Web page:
The risk of many long term adverse effects increases once lifetime exposure to OCS exceeds 1000 mg prednisolone‐equivalent,5,6,7 a potentially toxic level that can be reached after just four short courses of prednisolone. The threshold of concern for OCS use may therefore need to be re‐examined and asthma care pathways re‐evaluated. To understand the magnitude of the risk associated with OCS, we analysed Australian dispensing data to estimate the level of OCS prescribing for people with asthma, with a particular focus on the cumulative dispensing of amounts associated with long term toxicity.

Methods

In our retrospective cohort study, we examined the cumulative prescribing of OCS for adolescents and adults with asthma who required prescriptions for controller therapy with inhaled corticosteroids (ICS).

Data source and setting

The Australian Pharmaceutical Benefits Scheme (PBS) is a national program that subsidises medication costs for citizens and permanent residents, and for people from countries with reciprocal health care agreements with Australia.8 For subsidised medications, the PBS database includes dispensing data for all community pharmacies and private hospitals in Australia, and for public hospital outpatient and discharge dispensing in all states apart from New South Wales and the Australian Capital Territory. A 10% random sample of the PBS dispensing database is available for analysis, and the sample has been validated by the Australian Bureau of Statistics as being representative of the Australian population.9 For this study, we extracted data from the 10% PBS sample for the period 1 January 2014 – 31 December 2018.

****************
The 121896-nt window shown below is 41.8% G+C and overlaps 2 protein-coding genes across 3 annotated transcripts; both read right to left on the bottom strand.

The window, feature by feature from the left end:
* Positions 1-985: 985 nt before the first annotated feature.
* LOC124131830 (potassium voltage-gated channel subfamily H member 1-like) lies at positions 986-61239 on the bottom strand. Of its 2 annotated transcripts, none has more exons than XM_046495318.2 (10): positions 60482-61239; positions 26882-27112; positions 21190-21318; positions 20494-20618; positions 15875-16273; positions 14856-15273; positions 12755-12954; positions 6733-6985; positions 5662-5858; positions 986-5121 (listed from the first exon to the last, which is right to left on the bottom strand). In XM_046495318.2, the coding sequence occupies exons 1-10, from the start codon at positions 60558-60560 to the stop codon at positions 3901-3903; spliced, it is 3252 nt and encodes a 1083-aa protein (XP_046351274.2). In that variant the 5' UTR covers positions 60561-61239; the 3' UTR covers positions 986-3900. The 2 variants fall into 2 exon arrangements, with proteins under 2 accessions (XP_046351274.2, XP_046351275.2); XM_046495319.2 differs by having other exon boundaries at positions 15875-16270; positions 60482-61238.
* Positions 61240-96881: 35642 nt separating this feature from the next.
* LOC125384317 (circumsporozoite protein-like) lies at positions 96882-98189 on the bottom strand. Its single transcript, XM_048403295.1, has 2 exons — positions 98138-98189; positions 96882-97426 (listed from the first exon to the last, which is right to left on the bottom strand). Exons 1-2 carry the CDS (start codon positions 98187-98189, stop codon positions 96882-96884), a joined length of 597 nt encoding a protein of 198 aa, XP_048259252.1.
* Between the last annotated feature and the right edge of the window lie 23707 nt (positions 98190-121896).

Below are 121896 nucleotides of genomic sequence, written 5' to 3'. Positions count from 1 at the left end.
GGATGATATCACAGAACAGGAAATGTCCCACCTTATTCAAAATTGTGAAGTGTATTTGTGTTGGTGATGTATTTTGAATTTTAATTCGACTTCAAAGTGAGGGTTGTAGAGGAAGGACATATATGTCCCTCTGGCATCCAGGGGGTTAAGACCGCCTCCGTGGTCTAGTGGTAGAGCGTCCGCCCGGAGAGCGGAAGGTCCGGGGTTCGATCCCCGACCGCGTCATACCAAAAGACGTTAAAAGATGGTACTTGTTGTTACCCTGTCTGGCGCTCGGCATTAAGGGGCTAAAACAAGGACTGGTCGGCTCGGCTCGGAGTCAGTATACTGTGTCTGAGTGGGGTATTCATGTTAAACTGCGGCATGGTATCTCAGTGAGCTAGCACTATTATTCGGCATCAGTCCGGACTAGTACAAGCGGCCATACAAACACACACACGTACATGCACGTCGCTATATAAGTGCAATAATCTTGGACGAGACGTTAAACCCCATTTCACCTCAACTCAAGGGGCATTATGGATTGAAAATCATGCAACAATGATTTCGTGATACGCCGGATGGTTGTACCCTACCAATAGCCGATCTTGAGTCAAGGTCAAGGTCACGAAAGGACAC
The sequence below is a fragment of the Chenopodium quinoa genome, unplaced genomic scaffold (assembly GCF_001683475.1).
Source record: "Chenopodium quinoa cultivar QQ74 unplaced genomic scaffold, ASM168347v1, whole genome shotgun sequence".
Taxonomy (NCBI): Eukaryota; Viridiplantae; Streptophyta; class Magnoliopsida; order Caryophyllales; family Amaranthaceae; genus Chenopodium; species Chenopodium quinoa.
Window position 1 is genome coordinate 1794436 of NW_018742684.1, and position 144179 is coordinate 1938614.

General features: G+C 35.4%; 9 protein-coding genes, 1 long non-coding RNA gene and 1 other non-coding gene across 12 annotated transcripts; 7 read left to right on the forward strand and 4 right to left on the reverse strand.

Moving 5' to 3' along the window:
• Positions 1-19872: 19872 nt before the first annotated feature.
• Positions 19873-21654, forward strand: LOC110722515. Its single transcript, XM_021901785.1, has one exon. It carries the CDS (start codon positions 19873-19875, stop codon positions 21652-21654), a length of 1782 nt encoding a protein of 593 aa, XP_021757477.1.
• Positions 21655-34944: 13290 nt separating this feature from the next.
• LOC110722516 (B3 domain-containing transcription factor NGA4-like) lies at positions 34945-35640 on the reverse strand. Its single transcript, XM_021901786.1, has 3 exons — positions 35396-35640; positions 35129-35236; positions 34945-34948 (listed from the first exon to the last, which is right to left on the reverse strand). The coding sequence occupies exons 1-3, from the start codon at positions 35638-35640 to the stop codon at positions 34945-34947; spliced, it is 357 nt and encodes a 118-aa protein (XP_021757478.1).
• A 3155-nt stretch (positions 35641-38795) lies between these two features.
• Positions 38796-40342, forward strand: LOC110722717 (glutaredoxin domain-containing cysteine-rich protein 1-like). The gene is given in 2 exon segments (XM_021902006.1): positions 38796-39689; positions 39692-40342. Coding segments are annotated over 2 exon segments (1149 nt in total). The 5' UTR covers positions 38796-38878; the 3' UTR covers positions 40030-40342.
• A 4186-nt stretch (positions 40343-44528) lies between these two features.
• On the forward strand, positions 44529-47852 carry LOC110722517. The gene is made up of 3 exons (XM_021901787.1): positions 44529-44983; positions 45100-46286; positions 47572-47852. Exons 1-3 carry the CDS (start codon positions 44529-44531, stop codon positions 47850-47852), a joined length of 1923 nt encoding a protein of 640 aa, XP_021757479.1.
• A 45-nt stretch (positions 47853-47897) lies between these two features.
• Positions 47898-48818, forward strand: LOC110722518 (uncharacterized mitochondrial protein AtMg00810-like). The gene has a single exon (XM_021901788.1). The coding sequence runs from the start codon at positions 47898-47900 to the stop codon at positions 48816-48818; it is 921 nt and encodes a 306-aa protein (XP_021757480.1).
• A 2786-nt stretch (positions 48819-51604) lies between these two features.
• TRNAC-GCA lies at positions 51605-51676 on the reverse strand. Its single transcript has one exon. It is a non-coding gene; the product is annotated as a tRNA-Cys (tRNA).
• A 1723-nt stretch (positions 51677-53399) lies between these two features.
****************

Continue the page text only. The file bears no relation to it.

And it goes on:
The primary objective was to estimate the number and proportion of people dispensed OCS for managing asthma during 2014–2018, and the proportion dispensed a cumulative dose of 1000 mg prednisolone‐equivalent or more over the 5‐year period. Secondary objectives were to estimate the number and proportion of patients dispensed a cumulative dose of 1000 mg prednisolone‐equivalent or more during 2018 (ie, over 12 months), stratified by inhaler controller medication use.

Study population

For the primary outcome (cumulative OCS dispensing over five years), people were included if they were aged at least 12 years and had been dispensed at least two ICS prescriptions (ICS alone or in combination with long acting β‐agonists [ICS/LABA]) in a single calendar year during 2014–2018.

We defined patients with asthma as those who met the above criteria, but who did not meet our criteria for COPD:

  • When authority is required from the PBS to prescribe a medication, the prescriber documents the indication. Prescriber‐submitted diagnostic‐specific authority codes for asthma and COPD were available only for the final five months of the study period (1 August – 31 December 2018).
  • For prescriptions without prescriber‐submitted codes, seven sets of criteria for identifying people with asthma and excluding those with COPD were piloted; the algorithm with the best discriminatory value was selected by consensus (Supporting Information, table 1). This benchmarking was based on data for patients identified as having asthma or COPD according to prescriber‐submitted authority codes, and the selected algorithm was applied to prescribing data without prescriber‐submitted codes.

The selected algorithm excluded people receiving any LABA alone (other than salmeterol or formoterol) or in combination with a long acting muscarinic agonist (LAMA), or any LAMA other than tiotropium. Patients over 44 years of age who were dispensed a tiotropium formulation other than Spiriva Respimat (the only formulation approved for asthma) were also excluded.

To estimate the proportions of patients we misclassified as being treated for asthma or COPD, we applied the proportions of people in the benchmarking group incorrectly classified by our algorithm to the rest of the study population.